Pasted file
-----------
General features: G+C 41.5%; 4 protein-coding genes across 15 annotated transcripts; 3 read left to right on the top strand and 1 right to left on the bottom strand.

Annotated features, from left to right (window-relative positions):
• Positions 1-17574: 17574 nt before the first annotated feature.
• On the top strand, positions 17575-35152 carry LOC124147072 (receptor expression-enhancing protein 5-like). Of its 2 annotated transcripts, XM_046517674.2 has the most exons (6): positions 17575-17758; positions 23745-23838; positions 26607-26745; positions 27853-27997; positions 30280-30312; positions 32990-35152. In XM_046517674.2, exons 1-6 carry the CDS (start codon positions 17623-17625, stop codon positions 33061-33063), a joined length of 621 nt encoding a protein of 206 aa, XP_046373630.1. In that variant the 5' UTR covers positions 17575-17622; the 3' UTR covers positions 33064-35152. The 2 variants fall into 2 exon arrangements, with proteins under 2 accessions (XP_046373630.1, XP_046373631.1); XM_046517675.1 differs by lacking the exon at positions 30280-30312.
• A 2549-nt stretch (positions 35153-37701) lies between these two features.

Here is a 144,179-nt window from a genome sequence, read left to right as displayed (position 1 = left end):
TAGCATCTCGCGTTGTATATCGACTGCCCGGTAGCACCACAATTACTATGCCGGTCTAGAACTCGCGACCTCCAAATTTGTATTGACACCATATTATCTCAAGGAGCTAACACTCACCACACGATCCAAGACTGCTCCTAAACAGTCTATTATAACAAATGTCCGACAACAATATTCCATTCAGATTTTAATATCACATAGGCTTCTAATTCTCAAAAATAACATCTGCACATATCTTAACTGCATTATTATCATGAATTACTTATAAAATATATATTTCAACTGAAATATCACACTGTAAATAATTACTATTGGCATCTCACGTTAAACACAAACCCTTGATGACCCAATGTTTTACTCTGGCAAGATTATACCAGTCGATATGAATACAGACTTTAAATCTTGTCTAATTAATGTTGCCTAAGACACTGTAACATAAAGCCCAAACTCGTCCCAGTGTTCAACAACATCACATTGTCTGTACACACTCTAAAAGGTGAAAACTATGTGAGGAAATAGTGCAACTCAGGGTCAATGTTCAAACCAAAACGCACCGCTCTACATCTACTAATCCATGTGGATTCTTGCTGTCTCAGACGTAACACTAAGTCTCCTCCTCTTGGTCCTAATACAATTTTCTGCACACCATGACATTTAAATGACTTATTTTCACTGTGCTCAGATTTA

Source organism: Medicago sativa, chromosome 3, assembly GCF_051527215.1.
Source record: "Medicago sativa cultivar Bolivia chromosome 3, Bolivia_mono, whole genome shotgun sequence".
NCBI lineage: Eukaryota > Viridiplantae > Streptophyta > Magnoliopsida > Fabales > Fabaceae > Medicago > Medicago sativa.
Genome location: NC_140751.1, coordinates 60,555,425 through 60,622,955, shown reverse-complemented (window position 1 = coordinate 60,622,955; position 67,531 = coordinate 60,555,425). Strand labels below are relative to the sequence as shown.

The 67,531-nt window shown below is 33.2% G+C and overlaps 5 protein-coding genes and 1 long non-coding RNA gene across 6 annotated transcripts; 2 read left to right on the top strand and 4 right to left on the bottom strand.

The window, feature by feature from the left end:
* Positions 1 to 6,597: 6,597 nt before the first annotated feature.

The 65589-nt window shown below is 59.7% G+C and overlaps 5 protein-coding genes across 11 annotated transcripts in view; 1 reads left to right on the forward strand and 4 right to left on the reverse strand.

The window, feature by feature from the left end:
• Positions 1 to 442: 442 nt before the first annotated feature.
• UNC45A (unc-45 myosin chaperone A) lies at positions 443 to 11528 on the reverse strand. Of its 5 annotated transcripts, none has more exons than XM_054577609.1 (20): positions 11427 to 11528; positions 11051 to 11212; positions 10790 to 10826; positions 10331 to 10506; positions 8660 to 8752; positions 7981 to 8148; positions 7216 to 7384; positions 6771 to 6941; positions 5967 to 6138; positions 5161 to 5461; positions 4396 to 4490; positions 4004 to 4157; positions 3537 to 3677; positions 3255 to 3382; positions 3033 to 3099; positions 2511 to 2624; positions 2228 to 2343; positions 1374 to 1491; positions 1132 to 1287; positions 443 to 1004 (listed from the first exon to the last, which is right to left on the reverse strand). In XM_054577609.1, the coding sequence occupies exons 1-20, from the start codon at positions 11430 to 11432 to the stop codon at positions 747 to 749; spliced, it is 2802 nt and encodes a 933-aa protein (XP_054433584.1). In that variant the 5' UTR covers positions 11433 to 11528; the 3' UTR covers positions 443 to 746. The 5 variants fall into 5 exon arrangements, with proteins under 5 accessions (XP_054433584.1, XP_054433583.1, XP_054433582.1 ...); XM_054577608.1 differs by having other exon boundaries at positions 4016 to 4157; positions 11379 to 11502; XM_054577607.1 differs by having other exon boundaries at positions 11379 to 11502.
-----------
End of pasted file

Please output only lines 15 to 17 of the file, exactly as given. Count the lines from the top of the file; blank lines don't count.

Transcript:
The 65589-nt window shown below is 59.7% G+C and overlaps 5 protein-coding genes across 11 annotated transcripts in view; 1 reads left to right on the forward strand and 4 right to left on the reverse strand.

The window, feature by feature from the left end:
• Positions 1 to 442: 442 nt before the first annotated feature.